Defying Trump, Hawaii Becomes First State to Pass Law Committing to Paris Climate Accord

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Hawaii, A Leader in Renewable and Clean Energy, Enacts Law Aligned With Global Paris Climate Accord

Thursday, June 08, 2017

HONOLULU — Hawaii has passed a law to document sea level rise and set strategies to reduce greenhouse gas emissions. The bill signed by Gov. David Ige aligns the state’s goals with the Paris climate accord.

Ige said Hawaii is the first state to enact legislation implementing parts of the Paris climate agreement. President Donald Trump announced that the U.S. would withdraw from that accord last week.

“Hawai‘i is committed to environmental stewardship, and we look forward to working with other states to fight global climate change,” Governor Ige said in a statement. “Together, we can directly contribute to the global agenda of achieving a more resilient and sustainable island Earth.”

Governor Ige said the islands are seeing the impacts of climate change first-hand. He says tides are getting higher, biodiversity is shrinking, coral is bleaching and coastlines are eroding.

“The measure adopted relevant sections of the Paris agreement as state law, which gives us legal basis to continue adaptation and mitigation strategies for Hawai‘i, despite the Federal government’s withdrawal from the treaty,” said Hawaii Sen. J. Kalani English.

Ige also signed a bill Tuesday to reduce carbon emissions in the agriculture sector.

At least a dozen states, including Hawaii, have signed pledges to continue reducing fossil-fuel emissions despite Trump’s decision.

Other members include New York, California, Washington state, Connecticut, Delaware, Massachusetts, Minnesota, Oregon, Rhode Island, Vermont, Virginia and Puerto Rico.

“As the federal government turns its back on the environment, New York and states across the country are picking up the mantle of climate leadership and showing the world it’s possible to address climate change while also creating good-paying careers,” New York Gov. Andrew M. Cuomo said in a statement earlier this week.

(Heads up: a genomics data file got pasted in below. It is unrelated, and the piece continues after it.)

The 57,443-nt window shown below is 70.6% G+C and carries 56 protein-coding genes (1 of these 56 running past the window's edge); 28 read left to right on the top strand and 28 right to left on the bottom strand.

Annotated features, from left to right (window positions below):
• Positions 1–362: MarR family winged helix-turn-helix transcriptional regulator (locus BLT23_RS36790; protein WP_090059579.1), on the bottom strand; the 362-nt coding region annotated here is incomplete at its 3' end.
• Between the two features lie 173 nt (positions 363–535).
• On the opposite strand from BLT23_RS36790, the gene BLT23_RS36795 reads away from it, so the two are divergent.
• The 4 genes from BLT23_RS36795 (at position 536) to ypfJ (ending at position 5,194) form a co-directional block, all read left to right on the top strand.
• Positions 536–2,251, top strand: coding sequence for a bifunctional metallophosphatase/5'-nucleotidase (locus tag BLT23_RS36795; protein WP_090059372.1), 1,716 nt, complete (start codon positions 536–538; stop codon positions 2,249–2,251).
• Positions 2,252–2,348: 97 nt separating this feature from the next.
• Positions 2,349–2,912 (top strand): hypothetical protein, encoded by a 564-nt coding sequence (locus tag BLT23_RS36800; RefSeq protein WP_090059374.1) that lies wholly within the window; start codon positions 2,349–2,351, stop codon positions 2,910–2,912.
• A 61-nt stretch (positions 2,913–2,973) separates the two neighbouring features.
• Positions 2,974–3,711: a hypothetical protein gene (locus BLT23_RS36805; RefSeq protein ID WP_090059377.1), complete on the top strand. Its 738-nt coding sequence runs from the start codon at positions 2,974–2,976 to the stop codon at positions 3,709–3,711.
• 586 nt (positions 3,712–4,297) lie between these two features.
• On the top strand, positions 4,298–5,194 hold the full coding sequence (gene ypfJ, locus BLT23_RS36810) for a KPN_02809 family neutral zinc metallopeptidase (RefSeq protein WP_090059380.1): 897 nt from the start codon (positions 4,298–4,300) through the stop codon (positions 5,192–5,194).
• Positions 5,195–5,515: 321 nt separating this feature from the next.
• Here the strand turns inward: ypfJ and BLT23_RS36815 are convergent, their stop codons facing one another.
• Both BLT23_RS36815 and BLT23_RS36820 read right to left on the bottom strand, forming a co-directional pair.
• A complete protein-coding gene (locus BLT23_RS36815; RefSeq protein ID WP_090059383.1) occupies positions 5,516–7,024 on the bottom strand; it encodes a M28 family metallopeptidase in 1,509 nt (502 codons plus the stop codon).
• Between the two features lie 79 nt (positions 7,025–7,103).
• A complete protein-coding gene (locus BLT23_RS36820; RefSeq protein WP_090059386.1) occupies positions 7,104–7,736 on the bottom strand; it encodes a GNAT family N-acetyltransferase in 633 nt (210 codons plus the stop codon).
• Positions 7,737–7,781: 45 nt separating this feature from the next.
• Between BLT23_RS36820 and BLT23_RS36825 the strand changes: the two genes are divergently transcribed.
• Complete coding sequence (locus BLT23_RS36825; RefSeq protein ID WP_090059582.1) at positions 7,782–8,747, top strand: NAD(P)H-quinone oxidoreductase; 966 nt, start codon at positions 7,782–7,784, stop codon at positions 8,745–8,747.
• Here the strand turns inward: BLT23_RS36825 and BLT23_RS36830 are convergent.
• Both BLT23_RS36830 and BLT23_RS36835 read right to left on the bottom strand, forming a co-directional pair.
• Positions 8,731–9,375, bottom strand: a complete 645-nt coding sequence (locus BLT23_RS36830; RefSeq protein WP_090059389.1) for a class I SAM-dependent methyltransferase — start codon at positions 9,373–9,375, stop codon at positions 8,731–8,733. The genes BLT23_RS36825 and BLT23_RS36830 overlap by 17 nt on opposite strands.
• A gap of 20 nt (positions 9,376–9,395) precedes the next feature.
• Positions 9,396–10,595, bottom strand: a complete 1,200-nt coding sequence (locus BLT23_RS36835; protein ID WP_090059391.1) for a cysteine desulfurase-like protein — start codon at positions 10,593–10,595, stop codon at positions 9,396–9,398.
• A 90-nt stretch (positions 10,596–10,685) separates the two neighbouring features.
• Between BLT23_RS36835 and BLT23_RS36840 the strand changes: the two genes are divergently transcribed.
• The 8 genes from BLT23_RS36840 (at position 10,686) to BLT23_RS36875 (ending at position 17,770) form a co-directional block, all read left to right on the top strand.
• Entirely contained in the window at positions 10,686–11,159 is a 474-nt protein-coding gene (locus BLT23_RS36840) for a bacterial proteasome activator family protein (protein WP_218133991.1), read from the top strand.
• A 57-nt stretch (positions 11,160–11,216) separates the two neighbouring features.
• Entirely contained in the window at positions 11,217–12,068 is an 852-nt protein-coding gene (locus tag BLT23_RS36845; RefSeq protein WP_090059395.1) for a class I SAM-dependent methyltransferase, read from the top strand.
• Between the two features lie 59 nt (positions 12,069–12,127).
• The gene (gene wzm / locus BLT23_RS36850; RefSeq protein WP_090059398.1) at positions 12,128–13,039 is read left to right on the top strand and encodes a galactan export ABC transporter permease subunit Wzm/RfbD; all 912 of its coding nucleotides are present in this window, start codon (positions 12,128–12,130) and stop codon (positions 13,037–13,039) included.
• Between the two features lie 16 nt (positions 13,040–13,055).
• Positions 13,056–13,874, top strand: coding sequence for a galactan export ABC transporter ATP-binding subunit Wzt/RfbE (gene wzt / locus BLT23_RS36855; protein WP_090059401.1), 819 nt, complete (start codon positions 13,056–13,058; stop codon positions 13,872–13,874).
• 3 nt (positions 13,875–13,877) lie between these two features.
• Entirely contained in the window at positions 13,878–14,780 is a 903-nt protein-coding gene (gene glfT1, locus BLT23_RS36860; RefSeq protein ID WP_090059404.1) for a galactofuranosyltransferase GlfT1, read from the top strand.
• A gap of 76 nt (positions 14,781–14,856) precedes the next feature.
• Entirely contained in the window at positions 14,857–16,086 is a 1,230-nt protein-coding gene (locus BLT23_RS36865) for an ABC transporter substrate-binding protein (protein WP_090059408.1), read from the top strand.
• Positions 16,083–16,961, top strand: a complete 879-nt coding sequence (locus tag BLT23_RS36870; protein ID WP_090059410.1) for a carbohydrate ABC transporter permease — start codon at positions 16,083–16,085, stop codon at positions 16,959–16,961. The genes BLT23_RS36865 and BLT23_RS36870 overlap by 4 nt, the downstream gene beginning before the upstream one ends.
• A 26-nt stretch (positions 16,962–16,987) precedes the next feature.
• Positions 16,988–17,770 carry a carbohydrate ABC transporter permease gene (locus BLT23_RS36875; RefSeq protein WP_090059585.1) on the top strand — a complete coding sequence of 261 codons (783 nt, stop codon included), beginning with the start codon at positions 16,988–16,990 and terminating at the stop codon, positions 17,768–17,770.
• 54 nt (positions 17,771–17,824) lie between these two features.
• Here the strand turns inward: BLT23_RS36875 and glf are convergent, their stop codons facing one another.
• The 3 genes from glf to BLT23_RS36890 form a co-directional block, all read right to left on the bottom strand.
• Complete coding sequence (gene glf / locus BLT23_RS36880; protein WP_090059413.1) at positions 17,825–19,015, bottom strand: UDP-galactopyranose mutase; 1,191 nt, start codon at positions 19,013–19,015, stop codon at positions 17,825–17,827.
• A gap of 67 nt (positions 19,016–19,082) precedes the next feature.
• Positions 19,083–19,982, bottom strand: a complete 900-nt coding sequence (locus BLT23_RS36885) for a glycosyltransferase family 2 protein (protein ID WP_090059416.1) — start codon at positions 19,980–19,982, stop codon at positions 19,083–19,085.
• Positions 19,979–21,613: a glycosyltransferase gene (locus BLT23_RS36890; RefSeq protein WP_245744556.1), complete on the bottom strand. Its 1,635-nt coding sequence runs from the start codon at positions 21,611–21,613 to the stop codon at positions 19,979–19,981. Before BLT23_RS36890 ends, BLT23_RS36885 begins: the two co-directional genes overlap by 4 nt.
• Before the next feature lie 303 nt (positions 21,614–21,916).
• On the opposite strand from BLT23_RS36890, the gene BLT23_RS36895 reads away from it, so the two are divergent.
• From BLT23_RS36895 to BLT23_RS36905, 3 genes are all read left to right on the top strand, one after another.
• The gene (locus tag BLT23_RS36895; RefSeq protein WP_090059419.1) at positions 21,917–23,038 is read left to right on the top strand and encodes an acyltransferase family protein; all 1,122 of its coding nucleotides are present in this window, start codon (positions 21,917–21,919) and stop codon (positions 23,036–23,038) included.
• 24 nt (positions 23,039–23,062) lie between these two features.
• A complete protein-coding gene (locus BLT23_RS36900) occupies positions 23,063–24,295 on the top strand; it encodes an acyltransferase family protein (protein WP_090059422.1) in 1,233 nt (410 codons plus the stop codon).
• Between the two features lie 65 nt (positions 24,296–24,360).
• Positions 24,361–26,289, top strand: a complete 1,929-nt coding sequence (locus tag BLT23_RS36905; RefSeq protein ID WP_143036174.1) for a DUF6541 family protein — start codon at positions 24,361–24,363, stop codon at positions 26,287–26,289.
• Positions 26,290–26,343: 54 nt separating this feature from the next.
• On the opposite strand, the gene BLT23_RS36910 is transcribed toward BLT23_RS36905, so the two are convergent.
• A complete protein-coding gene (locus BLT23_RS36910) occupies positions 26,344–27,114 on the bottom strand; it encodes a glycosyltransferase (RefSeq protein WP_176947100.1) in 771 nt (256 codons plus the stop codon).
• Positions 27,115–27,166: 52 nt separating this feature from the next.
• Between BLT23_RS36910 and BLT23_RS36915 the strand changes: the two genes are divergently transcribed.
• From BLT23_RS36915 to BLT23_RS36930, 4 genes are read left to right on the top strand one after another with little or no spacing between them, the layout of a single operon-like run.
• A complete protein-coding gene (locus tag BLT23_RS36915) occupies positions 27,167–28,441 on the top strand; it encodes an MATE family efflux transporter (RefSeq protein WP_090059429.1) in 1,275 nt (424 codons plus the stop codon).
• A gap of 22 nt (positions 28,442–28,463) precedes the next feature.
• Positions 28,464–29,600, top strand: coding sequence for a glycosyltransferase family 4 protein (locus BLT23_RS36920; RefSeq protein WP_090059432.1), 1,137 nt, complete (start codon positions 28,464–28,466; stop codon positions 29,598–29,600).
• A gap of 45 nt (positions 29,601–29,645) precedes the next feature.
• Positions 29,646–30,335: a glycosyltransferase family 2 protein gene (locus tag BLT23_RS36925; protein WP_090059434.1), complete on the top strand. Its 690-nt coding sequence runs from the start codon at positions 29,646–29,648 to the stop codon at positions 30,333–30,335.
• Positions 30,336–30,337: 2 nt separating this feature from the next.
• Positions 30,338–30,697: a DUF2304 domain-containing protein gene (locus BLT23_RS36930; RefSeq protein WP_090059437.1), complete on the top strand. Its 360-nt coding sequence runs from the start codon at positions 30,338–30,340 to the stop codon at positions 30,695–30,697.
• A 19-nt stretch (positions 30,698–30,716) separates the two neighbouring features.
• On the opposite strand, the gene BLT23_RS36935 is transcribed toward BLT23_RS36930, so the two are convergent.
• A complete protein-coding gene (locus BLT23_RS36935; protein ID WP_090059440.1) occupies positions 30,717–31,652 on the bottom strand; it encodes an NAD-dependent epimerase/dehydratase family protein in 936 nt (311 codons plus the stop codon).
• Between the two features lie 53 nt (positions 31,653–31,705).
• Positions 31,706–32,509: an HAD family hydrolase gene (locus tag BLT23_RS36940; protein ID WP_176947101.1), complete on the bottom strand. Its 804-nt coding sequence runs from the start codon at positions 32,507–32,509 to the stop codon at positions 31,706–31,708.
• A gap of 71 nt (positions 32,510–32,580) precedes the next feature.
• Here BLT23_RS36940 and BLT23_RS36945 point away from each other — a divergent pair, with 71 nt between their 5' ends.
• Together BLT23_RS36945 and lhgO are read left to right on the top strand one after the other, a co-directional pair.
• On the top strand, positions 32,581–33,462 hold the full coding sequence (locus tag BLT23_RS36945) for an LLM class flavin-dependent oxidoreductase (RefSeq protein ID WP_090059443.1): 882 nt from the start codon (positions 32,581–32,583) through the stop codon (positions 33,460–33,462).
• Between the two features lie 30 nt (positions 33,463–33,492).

A new era of U.S. climate action has dawned. In less than a week since President Trump announced his intent to withdraw from the landmark Paris Agreement, more than 1,000 U.S. states, cities, businesses, and universities have organized themselves into an unprecedented coalition dedicated to continuing strong U.S. climate leadership. In their “We Are Still In” statement issued yesterday, American governors, mayors, investors, CEOs, and college and university leaders are sending a clear signal that they remain committed to the goals of the Paris Agreement and will press forward regardless. This action opens a new chapter in the history of international collaboration on climate change.

reference West Hawaii Forum, Nov. 2016: http://www.westhawaiiforum.org/event/hawaiis-climate-change-challenge/

U.S. scientists officially declare 2016 the hottest year on record. That makes three in a row…

Forum Reference: November 17th, 2016, West Hawaii Forum on “Hawaii’s Climate Change Challenge”

In a powerful testament to the warming of the planet, two leading U.S. science agencies Wednesday (1/18/17) jointly declared 2016 the hottest year on record, surpassing the previous record set just last year — which itself had topped a record set in 2014.

Average surface temperatures in 2016, according to the National Oceanic and Atmospheric Administration, the warmest since the agency’s records began in 1880.

The average temperature across the world’s land and ocean surfaces was 58.69 Fahrenheit, or 1.69 degrees above the 20th-century average of 57 degrees, NOAA declared. The agency also noted that the record for the global temperature has now successively been broken five times since the year 2000. The years 2005 and 2010 were also record warm years, according to the agency’s data set.

NASA concurred with NOAA, also declaring 2016 the warmest year on record in its own data set that tracks the temperatures at the surface of the planet’s land and oceans, and expressing “greater than 95 percent certainty” in that conclusion. (In contrast, NOAA gave a 62 percent confidence in the broken record.)

NASA found a bigger leap upward of temperatures in 2016, measuring the year as .22 degrees Fahrenheit higher than the prior record year of 2015. The agency also noted that since the year 2001, the planet has seen “16 of the 17 warmest years on record.”

Scientists have been far less guarded. “2016 is a wake-up call in many ways,” Jonathan Overpeck, a climate scientist at the University of Arizona, said of the year’s temperatures. “Climate change is real, it is caused by humans, and it is serious.”

NASA and NOAA produce slightly different records using somewhat different methodologies, but have now concurred on identifying 2014, 2015 and 2016 as, successively, the three warmest years in their records. There was a noticeable difference this year, however, in how much two agencies judged 2016 to have surpassed 2015. NASA was more bullish — a difference that Schmidt, in a press call Wednesday, attributed to different ways of measuring the Arctic.